Brazil is on tenterhooks. With five days to go before the presidential run-off on October 26th the race remains too close to call. But for the first time since the first round of voting two weeks ago the left-wing incumbent, Dilma Rousseff, has gained ground. On October 20th a poll by Datafolha put Ms Rousseff four points ahead of Aécio Neves, her centre-right challenger; last week Mr Neves was leading by a whisker. Perhaps it was only a matter of time. Ms Rousseff’s campaign, as cynical as it is formidable, has relentlessly (and unfairly) bashed the market-friendly Mr Neves for wanting to slash social programmes and govern solely for the rich elite. It has also attacked his record as governor of Minas Gerais, a big state which has just elected a governor from Ms Rousseff’s Workers’ Party (PT) and where she beat Mr Neves in the first round (in part because the opposition vote was split between him and Marina Silva, a charismatic centrist who came third overall). “People who know Aécio don’t vote for him,” blare PT television ads, conveniently omitting to mention that whenever Mr Neves himself stood for elected office in Minas, he strolled to victory.Full Article: Brazil's presidential election: Dilma edges ahead | The Economist.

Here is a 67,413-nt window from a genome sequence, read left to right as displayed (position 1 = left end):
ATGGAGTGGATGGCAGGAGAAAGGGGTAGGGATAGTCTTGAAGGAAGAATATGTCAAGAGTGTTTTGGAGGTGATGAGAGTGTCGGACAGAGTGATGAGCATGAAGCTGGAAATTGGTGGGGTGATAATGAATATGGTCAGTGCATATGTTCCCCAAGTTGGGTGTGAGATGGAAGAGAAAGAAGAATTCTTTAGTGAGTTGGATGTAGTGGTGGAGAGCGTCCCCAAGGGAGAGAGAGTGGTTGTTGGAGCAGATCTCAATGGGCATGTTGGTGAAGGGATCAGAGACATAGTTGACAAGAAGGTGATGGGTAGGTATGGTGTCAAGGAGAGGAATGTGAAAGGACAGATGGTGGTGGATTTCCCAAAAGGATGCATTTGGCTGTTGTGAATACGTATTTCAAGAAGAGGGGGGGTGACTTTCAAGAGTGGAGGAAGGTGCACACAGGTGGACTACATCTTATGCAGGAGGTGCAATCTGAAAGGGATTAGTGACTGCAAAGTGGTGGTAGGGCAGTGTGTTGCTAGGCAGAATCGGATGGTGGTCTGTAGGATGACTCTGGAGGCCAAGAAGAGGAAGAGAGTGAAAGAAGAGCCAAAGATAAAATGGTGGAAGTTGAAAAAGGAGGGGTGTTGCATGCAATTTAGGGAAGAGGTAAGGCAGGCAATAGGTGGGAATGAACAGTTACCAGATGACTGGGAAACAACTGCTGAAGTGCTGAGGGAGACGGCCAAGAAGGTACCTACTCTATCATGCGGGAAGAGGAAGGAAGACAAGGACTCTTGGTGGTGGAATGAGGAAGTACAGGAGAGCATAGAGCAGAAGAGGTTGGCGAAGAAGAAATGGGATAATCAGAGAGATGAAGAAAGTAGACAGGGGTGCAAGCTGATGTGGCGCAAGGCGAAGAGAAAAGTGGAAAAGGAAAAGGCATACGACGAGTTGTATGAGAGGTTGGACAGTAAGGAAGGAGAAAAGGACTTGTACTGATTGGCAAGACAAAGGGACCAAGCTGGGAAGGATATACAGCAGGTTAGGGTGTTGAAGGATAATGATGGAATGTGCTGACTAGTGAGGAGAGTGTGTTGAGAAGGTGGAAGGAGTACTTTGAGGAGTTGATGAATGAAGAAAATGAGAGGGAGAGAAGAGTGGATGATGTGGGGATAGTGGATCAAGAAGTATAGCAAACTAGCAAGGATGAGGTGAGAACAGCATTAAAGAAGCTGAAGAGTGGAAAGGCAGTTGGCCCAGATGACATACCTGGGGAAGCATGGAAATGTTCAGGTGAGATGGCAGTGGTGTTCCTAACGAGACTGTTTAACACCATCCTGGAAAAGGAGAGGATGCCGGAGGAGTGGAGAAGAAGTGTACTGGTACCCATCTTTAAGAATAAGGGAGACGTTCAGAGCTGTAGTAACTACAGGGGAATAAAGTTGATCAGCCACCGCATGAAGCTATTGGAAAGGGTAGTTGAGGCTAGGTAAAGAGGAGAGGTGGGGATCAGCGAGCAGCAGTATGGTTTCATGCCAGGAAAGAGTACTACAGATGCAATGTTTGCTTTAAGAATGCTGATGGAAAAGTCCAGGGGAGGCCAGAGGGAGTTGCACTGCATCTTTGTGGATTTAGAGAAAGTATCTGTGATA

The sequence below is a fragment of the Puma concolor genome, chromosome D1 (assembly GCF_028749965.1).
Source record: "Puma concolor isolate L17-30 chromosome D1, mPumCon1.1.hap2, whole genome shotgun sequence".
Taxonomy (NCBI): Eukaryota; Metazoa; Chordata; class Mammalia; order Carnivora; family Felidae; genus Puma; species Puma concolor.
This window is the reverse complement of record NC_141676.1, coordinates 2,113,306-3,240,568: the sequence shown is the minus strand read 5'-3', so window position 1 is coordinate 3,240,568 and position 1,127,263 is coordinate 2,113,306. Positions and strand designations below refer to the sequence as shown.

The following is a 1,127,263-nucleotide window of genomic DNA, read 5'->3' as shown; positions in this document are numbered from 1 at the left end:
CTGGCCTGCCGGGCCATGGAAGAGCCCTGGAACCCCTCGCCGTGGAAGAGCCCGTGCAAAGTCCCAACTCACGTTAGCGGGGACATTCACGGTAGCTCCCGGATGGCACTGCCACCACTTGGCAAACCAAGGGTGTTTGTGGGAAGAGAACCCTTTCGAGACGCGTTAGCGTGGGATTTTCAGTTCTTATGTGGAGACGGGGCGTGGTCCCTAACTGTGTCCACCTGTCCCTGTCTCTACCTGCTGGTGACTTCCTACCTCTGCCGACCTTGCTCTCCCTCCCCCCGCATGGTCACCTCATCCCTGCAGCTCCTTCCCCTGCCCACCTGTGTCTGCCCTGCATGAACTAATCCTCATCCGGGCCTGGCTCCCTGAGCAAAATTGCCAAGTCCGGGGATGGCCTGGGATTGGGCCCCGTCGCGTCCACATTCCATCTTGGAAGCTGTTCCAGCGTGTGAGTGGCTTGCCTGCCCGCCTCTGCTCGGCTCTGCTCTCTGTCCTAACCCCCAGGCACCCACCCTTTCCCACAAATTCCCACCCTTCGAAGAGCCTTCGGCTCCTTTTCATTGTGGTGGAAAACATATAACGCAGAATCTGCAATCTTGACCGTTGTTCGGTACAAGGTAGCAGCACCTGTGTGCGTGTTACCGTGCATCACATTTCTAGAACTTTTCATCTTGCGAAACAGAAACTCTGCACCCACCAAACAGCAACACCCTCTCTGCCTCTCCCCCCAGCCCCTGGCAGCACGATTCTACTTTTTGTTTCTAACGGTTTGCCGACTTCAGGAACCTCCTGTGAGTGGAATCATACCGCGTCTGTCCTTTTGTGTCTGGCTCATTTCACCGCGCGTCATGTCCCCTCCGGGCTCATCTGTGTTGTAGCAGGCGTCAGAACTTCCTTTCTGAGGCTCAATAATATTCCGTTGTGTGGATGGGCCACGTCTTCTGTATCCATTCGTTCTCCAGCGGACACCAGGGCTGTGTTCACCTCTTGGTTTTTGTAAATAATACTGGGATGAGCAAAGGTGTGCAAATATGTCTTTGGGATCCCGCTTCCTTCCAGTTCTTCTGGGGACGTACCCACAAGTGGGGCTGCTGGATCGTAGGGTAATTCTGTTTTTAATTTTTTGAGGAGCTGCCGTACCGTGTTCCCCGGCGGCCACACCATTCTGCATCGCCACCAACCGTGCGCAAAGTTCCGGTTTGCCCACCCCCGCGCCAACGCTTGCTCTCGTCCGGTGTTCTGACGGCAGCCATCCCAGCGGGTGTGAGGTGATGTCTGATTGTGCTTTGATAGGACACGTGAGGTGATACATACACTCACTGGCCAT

Oct 22 2014